If at some point you find yourself running a television network that leases the rights to air the Stanley Cup Final, there are three conditions necessary to make the Nielsen dials sizzle:
1) Try to get one of the Original Six franchises on board. Better still, seeing as how neither the Canadiens nor the Maple Leafs have home-market representation in these United States, see what you can do about getting the Rangers, Bruins, Blackhawks and/or the Red Wings involved in some meaningful way. Since the century began, the five most-watched NHL championship series have featured at least one of those four teams, and the top draw in the last twenty-something years was a dream matchup between the Bruins and Blackhawks, in 2013.
2) Inclusion is nice and all, but let’s take the above qualifier about the two Canadian O6 clubs and extend it to all who call the area north of the 49th parallel home. They have pictures of birds on their money up there, and it’s weird. More to the point, Canadian teams = ratings death. Disregarding the pandemic-blighted Finals of 2020 and 2021, the three least-watched series were those that included a club hailing from the Great White North. Also, under Canada’s criminal code, if you “alarm Her Majesty” or otherwise startle or put out bad vibes to the Queen of England, you have to go to jail for 14 years. Say what you will about America, but at least we don’t get bossed around by a 96-year-old lady who lives in a castle 5,000 miles away.
3) See if maybe you can’t do something to ensure a Game 7. In the 21st century, there have been seven series that went the limit, which means that one out of every three Finals has required a full slate of broadcasts before a champion could be crowned. The average delivery for these seven Game 7s was 7.31 million viewers, which is about 70% higher than the average turnout for the first six games of each overstuffed series. In 2019, NBC scared up 8.91 million viewers for the Blues-Bruins finale via its linear TV feed and various digital platforms, making it the NHL’s biggest draw in 46 years and the league’s fourth most-watched game of all time.
We know you’re probably saying to yourself something along the lines of, “How can I, a purely hypothetical network boss, ensure that these conditions are met?” Truth is, that’s really your problem, and you wouldn’t be where you are today in this increasingly convoluted scenario if not for your elite problem-solving abilities. You’ll figure something out. We all believe in you.
As it happens, none of these things played out during this year’s Stanley Cup Final, an otherwise gripping and entirely nifty showdown between the long-overdue Colorado Avalanche and a Tampa Bay Lightning crew that had been looking to sew up the first pro-league three-peat since the Shaq-Kobe Y2K run of 2000-02. If you missed it, you were in good company; something like 306.9 million people didn’t watch the Avs-Bolts series, which is a shame. A predictable shame, like Augustus Gloop developing Type II diabetes shortly after his near-death experience in a confections foundry, but a shame nonetheless.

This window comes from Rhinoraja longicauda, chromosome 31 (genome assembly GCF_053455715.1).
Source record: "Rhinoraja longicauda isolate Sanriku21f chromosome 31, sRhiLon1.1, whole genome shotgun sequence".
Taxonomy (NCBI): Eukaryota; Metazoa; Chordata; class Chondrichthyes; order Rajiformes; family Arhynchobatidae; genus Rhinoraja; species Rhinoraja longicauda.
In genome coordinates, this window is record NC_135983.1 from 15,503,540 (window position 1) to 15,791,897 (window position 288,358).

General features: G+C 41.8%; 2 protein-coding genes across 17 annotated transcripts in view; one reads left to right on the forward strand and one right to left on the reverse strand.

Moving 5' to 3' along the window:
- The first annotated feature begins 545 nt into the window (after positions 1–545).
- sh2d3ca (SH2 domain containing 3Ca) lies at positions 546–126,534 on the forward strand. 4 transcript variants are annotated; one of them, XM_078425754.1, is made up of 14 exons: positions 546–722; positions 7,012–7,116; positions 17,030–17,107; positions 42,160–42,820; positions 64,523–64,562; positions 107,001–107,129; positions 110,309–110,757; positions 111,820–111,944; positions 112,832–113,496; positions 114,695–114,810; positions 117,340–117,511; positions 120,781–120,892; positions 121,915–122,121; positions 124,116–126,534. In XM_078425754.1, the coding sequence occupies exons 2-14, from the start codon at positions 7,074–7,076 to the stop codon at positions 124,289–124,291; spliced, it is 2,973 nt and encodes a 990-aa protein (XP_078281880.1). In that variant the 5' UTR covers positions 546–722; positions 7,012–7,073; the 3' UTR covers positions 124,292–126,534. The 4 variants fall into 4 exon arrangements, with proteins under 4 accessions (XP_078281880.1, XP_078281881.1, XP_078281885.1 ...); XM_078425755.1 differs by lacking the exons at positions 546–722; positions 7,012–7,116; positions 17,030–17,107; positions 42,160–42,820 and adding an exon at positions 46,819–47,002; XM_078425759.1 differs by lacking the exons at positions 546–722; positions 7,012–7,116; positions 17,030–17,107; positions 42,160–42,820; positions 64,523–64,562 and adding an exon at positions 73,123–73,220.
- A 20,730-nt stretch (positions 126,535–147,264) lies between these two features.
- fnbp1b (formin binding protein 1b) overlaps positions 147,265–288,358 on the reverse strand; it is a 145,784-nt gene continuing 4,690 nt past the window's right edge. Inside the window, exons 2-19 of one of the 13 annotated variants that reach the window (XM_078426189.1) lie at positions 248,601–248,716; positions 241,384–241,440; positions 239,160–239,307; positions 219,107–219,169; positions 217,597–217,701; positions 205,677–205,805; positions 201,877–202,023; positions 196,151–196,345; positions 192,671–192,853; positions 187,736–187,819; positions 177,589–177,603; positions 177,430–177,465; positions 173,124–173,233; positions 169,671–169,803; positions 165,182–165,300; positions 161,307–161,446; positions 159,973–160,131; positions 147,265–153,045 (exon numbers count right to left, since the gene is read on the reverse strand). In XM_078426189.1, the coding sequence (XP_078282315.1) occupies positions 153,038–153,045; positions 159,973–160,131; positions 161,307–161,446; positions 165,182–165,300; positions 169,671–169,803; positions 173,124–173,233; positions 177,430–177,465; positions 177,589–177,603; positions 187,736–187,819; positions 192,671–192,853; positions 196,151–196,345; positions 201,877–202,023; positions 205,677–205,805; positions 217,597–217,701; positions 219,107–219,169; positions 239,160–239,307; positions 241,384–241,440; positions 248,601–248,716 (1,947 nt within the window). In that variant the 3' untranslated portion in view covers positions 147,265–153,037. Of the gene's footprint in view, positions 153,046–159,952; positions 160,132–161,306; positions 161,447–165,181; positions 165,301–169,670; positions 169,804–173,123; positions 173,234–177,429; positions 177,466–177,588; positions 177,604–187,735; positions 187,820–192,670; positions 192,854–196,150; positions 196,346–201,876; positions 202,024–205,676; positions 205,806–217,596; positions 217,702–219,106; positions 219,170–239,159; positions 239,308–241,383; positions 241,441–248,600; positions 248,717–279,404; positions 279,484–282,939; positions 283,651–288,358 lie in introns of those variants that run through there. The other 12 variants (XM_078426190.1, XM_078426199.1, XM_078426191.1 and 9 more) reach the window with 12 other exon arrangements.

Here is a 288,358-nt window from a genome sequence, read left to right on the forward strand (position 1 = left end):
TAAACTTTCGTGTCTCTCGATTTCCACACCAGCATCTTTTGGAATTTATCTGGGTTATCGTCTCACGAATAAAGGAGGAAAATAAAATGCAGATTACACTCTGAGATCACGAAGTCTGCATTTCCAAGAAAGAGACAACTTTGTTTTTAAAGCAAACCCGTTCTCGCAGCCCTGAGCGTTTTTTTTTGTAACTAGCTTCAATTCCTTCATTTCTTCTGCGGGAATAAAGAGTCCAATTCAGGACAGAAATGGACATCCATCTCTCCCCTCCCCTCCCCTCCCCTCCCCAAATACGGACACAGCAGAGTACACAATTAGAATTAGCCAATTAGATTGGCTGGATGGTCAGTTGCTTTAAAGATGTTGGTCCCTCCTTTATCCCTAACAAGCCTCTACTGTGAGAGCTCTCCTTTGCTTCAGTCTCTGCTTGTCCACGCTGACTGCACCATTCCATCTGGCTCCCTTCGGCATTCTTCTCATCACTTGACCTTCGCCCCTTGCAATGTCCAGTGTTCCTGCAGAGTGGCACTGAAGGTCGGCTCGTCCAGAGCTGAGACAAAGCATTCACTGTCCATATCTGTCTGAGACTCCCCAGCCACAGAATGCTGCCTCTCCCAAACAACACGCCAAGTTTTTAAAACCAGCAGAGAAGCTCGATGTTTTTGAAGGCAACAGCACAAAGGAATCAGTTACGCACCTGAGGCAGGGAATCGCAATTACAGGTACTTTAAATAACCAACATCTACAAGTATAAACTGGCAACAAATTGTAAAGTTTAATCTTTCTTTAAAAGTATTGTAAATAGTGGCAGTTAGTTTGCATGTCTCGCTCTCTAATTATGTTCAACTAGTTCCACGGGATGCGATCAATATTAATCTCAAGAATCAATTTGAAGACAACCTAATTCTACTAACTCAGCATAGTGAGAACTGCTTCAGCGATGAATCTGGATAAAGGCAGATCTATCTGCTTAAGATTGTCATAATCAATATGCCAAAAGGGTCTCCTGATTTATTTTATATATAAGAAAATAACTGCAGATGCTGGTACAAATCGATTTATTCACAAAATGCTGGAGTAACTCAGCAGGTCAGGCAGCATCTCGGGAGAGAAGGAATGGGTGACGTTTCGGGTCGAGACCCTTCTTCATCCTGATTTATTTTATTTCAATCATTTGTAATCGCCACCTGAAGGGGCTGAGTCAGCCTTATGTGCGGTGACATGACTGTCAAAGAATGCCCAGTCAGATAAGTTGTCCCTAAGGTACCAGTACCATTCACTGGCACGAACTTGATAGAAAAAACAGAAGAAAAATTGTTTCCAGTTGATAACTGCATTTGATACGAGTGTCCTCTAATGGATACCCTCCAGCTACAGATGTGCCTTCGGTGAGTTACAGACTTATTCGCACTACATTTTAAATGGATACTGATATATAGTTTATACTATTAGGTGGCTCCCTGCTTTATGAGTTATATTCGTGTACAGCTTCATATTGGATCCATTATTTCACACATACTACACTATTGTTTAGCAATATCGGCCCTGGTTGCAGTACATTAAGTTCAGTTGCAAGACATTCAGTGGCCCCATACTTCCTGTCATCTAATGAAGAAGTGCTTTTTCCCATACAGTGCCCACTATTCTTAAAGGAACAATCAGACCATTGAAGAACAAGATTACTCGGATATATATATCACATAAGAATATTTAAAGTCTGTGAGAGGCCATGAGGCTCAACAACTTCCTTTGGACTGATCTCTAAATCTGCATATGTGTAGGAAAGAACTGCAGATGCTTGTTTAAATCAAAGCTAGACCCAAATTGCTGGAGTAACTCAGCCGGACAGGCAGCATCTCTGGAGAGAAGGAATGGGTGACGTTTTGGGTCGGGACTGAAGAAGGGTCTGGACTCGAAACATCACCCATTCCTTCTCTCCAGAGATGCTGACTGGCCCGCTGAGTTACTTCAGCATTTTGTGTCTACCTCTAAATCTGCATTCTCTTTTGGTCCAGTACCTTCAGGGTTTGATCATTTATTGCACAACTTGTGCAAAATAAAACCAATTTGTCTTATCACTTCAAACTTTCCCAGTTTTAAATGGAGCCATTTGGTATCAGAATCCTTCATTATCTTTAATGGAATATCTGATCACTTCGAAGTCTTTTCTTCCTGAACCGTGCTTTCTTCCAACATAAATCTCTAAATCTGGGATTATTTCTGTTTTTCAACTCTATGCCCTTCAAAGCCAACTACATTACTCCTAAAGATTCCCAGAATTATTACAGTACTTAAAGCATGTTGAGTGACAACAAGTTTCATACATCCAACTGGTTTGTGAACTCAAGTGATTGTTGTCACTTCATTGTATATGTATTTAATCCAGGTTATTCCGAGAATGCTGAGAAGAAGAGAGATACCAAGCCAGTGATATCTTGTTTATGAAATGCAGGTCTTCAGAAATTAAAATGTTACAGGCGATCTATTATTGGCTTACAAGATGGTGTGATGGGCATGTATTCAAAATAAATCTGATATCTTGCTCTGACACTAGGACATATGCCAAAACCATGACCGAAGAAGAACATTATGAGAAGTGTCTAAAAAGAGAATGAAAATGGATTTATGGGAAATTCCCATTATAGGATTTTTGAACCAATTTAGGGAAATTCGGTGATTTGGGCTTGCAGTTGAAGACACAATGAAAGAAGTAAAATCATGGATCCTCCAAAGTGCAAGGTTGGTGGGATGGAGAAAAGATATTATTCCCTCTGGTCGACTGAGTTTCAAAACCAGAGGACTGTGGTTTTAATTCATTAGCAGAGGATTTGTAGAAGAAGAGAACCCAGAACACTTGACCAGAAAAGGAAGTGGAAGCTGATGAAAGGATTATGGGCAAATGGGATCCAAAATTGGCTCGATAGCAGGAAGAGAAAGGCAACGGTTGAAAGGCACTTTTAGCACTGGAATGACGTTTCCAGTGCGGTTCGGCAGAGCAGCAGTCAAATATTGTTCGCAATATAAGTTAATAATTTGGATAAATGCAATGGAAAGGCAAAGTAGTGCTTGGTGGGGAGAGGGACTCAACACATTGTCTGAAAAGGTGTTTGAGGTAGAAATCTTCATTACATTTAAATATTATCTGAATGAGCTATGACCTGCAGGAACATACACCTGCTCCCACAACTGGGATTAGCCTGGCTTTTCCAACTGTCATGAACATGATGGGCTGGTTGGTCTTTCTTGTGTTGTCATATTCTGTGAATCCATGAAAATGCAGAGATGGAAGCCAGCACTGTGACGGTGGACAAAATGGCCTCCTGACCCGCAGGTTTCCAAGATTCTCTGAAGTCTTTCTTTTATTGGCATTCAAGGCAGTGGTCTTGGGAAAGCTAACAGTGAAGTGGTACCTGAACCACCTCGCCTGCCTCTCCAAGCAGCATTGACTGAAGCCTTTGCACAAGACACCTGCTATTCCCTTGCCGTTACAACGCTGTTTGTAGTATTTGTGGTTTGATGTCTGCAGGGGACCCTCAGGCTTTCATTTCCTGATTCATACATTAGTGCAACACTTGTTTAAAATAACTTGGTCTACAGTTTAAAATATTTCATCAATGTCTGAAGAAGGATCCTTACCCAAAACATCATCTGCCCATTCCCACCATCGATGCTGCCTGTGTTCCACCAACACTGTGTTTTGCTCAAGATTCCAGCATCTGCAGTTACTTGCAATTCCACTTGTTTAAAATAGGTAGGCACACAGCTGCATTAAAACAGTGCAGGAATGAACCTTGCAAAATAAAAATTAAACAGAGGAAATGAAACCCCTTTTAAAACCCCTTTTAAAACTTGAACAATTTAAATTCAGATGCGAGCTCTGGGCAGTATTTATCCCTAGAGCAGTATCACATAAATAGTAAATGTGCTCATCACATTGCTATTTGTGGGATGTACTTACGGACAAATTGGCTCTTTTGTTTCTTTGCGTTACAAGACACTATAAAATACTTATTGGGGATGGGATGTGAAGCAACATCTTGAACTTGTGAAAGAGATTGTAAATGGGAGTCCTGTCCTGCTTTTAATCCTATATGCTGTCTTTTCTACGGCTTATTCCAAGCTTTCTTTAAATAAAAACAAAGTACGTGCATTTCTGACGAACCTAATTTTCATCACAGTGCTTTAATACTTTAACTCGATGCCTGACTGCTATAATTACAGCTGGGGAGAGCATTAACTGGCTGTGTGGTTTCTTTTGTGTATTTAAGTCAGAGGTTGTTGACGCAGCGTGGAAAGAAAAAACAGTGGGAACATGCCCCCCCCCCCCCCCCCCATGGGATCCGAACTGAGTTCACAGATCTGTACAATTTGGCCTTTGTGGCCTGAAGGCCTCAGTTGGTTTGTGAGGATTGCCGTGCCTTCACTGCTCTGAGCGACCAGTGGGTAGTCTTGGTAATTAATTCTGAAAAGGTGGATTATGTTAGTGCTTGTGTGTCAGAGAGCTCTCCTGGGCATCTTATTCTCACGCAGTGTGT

According to Nielsen live-plus-same-day data, this year’s Cup Final averaged 4.6 million viewers over its six-night run, which is on par with the average turnout for the last 10 title series. In the interest of full disclosure, when we say “last 10,” we mean to say the stretch between 2010 and 2019; the two most recent series are freckled with asterisks and as such, don’t merit entry in the historical record. Last year’s Final was held in July and arrived after a truncated 56-game season, while the interrupted 2020 campaign closed out in September, or a good three months beyond the usual timeframe. The ratings were horrible, but just getting the games in was a major victory for everyone involved.
Of those 4.6 million viewers, 1.77 million, or 38%, were members of the 18-49 demo, which makes for a strong ratio in an increasingly atomized TV environment. (By comparison, the average primetime entertainment series in 2021-22 reached an audience in which the under-50 set accounted for just 17% of the overall deliveries.)
As much as a strong performance in the dollar demo is always welcome, the reception for ABC’s first Stanley Cup Final since 2004 was still something of a letdown. Once the inescapable contradictions of the currency update are dealt with—Nielsen’s 2020 integration of out-of-home deliveries with its national measurement scheme has made for an endless amount of apples-to-hand-grenades comparisons—the ratings tally begins to wither. Instead of merely being down 16% versus NBC’s 2019 tally (5.47 million), the adjusted Avs-Bolts average was down 24% when all the eyeballs in bars, restaurants and gyms were factored out. Based on the standard household ratings, out-of-home deliveries appear to have given ABC’s vanilla TV numbers a boost of some 460,000 impressions per broadcast.